The goal of distillation is to remove the unwanted toxic substances from the fermented mosto while ensuring that tequila's taste, aroma and body remain intact. At this point of the long and arduous process of transcending the blue agave, we finally get to taste pure tequila.
After fermentation is complete, the mosto contains not only ethyl alcohol, but also other byproducts of the fermentation process. Some of them are very important for creation of tequila's characteristic taste, aroma and body but some are harmful like methanol and aldehydes, which need to be extracted. In craft production, the distillation is done in traditional copper pot stills. During the distillation process, the steam-heated mosto vaporizes and then condenses in a cooled coil, separating alcohol from the impurities.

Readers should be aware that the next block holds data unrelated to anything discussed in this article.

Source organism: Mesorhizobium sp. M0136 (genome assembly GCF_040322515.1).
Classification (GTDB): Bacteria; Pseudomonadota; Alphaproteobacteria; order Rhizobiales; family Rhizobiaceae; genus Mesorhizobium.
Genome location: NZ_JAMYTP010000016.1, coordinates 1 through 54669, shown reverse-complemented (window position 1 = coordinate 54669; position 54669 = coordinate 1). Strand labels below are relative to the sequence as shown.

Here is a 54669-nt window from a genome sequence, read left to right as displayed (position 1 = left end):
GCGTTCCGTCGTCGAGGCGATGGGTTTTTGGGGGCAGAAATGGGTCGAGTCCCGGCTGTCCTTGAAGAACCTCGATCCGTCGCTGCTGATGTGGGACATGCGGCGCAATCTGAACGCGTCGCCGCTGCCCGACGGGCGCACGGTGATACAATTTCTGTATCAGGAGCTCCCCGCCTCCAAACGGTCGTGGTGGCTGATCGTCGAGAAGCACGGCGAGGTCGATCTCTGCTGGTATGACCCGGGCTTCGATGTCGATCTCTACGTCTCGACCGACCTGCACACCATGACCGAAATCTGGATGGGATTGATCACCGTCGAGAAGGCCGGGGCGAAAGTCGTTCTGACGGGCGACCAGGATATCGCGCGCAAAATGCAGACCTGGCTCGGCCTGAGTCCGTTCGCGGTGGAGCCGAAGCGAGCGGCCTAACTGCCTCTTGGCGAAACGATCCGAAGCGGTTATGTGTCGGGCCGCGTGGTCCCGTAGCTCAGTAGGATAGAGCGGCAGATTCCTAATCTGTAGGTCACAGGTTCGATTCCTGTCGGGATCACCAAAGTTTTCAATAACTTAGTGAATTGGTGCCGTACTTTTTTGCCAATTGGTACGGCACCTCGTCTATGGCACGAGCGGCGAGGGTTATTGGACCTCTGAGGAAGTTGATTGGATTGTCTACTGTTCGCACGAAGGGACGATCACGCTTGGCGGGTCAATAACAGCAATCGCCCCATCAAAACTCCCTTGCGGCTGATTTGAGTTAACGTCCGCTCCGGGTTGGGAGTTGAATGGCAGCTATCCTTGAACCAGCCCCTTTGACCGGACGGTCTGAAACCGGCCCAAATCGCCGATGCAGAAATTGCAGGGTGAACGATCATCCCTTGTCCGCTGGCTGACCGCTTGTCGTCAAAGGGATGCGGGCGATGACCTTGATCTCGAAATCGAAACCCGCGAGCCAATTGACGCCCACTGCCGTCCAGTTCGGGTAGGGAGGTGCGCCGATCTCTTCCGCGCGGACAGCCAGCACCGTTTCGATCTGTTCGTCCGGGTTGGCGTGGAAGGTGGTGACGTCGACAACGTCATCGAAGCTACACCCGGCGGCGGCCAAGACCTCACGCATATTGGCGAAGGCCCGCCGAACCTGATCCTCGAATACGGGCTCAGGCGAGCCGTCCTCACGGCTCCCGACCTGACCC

According to Mexican laws, tequila must be distilled twice. The first round of distillation takes about 2 hours and produces an "ordinario" tequila with the alcohol content of 25% ABV. The first and the last parts of the ordinario (generally referred to as "head" and "tails") contain toxic compounds and impurities and are discarded. Only the most pure middle part of the batch (called "heart" or el corazon) of the ordinario is reserved and distilled for the second time. During the second round of distillation, the head and tails are separated and removed once again. The middle part of the batch of the second distillation round is a true blanco tequila, a crystalline liquid with alcohol content of 55% ABV.
We use traditional copper pot stills to produce Arrogante tequila. Small stills are very important. Small batches make better tequila because there is less heating time. Cooler temperatures makes for smoother tequilas.